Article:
Teaching basic lab skills
for research computing

2015 Post-workshop Instructor Debriefing, Round 2

Greg Wilson and I recently hosted a second post-workshop debriefing session for January to capture more experiences and lessons learned from instructors in the field. This meeting was attended by 10 instructors covering four recent workshops. We discussed how the workshops went, what worked, what didn't, and what could be improved.

There is always something new to learn from instructors' experiences, particularly from this meeting, as we had the chance to discuss a Data Carpentry workshop at Cornell University as well as a three-day "Beyond the Code" workshop at the NERC/University of Leeds. Some highlights are discussed below. Please see the etherpad for detailed notes.

Instruction Methods and Technology

  • Dual screens were available at the University of Washington and Oxford workshops, which was reported to have worked very well. We've discussed before that it is helpful for the instructor to use a tablet (or second computer) to consult the lessons while live coding. Having two projectors seems to be even better by making it possible for the participants to refer to the lessons material while also keeping the code visible.
  • Some take-home lessons were that live coding on screen is much better received than prepared slide decks. Also, you can't have too many hands-on exercises, which are popular with participants.
  • Another common theme from this retrospective was that it was difficult to estimate and/or stick to lesson timing, which is probably related in part to new or newly refactored lesson materials.
  • We've noticed in workshops that adoption and use of the etherpad can be somewhat spotty, not gaining traction or trailing off as the workshop proceeds. When the etherpad is actively used by the participants, it can be a very effective teaching adjunct and resource for real-time discussions, answers to common questions and helpful links. Almost all participants will be unfamiliar with the etherpad at the start or may not immediately see its value but, when it works, it works well and builds momentum. More active participants can be encouraged to post content as well to reduce the burden on the instructors and helpers.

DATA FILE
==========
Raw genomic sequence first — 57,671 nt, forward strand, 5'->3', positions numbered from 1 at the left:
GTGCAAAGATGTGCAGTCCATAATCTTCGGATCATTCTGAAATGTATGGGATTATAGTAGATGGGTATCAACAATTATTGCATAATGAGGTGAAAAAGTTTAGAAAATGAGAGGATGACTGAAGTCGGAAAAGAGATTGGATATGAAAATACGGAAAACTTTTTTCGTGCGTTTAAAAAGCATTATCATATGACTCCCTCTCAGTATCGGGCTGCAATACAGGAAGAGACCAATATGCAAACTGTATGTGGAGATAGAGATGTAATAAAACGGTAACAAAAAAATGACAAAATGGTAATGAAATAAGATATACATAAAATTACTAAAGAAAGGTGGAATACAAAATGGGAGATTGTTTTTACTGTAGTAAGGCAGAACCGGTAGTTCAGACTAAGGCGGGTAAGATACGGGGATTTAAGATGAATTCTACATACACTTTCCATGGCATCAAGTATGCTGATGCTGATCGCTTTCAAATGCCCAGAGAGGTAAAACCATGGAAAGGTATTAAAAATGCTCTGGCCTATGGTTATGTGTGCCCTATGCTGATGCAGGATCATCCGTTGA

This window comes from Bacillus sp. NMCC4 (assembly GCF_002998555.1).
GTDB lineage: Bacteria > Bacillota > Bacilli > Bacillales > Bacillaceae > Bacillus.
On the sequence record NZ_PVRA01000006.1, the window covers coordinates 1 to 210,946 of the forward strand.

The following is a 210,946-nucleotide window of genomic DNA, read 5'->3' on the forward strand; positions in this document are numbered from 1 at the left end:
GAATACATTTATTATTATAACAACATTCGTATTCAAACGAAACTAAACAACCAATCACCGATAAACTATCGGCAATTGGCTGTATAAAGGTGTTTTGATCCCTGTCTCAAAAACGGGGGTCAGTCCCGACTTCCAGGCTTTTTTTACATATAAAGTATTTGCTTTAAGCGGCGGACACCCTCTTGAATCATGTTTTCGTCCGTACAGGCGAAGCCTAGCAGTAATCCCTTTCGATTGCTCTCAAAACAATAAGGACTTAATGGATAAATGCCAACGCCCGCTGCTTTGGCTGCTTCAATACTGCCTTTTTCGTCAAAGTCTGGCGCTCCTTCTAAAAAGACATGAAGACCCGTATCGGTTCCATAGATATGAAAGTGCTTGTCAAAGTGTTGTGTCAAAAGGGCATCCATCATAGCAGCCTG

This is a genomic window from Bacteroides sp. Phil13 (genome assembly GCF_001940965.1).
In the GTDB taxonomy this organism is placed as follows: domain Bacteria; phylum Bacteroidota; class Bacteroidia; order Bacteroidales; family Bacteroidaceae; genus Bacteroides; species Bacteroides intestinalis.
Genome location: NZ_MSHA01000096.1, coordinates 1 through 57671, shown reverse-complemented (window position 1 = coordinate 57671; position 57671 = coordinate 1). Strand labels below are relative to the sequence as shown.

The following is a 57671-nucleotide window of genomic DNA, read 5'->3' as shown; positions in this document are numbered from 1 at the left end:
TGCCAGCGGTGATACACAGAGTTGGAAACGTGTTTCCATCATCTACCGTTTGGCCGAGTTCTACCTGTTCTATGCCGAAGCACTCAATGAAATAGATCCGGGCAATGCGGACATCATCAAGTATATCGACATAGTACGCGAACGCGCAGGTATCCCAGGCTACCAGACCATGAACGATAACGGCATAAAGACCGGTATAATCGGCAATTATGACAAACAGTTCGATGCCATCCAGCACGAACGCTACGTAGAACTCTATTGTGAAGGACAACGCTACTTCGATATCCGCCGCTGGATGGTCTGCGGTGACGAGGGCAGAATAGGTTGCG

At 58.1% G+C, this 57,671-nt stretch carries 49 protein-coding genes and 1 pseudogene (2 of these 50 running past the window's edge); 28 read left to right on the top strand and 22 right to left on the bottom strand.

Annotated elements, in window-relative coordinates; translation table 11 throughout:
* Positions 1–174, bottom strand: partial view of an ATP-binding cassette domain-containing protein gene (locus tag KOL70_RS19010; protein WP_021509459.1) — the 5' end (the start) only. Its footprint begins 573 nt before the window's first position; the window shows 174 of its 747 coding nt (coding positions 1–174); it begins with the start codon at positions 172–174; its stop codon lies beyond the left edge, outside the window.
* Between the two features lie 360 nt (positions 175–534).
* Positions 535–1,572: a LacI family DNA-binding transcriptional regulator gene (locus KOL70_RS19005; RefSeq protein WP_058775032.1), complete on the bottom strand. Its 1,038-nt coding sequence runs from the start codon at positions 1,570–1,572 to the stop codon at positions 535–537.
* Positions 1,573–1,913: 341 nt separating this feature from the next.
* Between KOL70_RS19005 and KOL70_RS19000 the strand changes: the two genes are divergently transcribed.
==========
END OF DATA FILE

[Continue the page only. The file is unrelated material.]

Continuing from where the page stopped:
Data Carpentry Workshop at Cornell

This workshop was run by Erika Mudrak (CSCU), Jeramia Ory (Kings College), and Emily Davenport (Cornell University).

  • Covered Excel, Open Refine, SQL, R, and shell.
  • OpenRefine, SQL and R were all very well received.
  • Some technical issues.
  • Some students were extremely under-prepared to use their own computer.
  • Excel consumed a disproportionate amount of time.
  • Most people were at a good level to learn and got something out of each part.
  • Need to work on motivating participants to use each tool by introducing why it is helpful for them (but not all users have to use them all).
  • A few personalities in the front of the room dominated the mood (also the under-prepared ones).

Software Carpentry Workshop at the University of Leeds

This workshop was run by Martin Callaghan, Aleksandra Pawlik, Andrew Walker, Aaron O'Leary and Peter Willetts. It was the second iteration of the "Beyond the Code" format workshops held at Leeds, sponsosored by the Natural Environment Research Council (NERC). The first two days are based on a modified Software Carpentry workshop model. The third day of these workshops was added to allow small groups of students to work together to practice their skills and begin to develop software that may be useful for their research projects.

See Andrew Walker's post on the Software Carpentry blog for a detailed description of the first such workshop.

  • Good things: the "day three mini-hacking" sessions seemed to work well. Git went down well with the participants.
  • Problems: some minor time-keeping issues (probably worth having a plan for how to signal the teaching instructor during the lesson that time is passing), problems with etherpad (but less of a problem than in November), didn't always include enough hands-on during taught bits (setup of SWC lessons not great for this - challenges tend to be at the bottom). Fairly quiet group.
  • Split into number of short sessions, opportunity for attendees to work at their own pace and lots of helpers and decent food and coffee!
  • Superb organization- see Andrew above.
  • Would like to develop this towards a more problem-solving approach and applying some flipped-teaching principles to allow people to work at their own pace.
  • Pre-planning was essential. We spend quite some time agreeing content and format, deciding who was goiung to do what and how and produced quite a detailed delivery plan (not that we followed it too closely...)
  • Tried to make the Python materials a bit more bespoke to be relevant to our attendees. For example, I did a session on creating maps using Basemap and plotting data onto them. For one session, I used a very short set of slides to introduce session objectives and to summarize.
  • We followed the material quite closely for Bash, went a bit beyond the Git material.

Dialogue & Discussion

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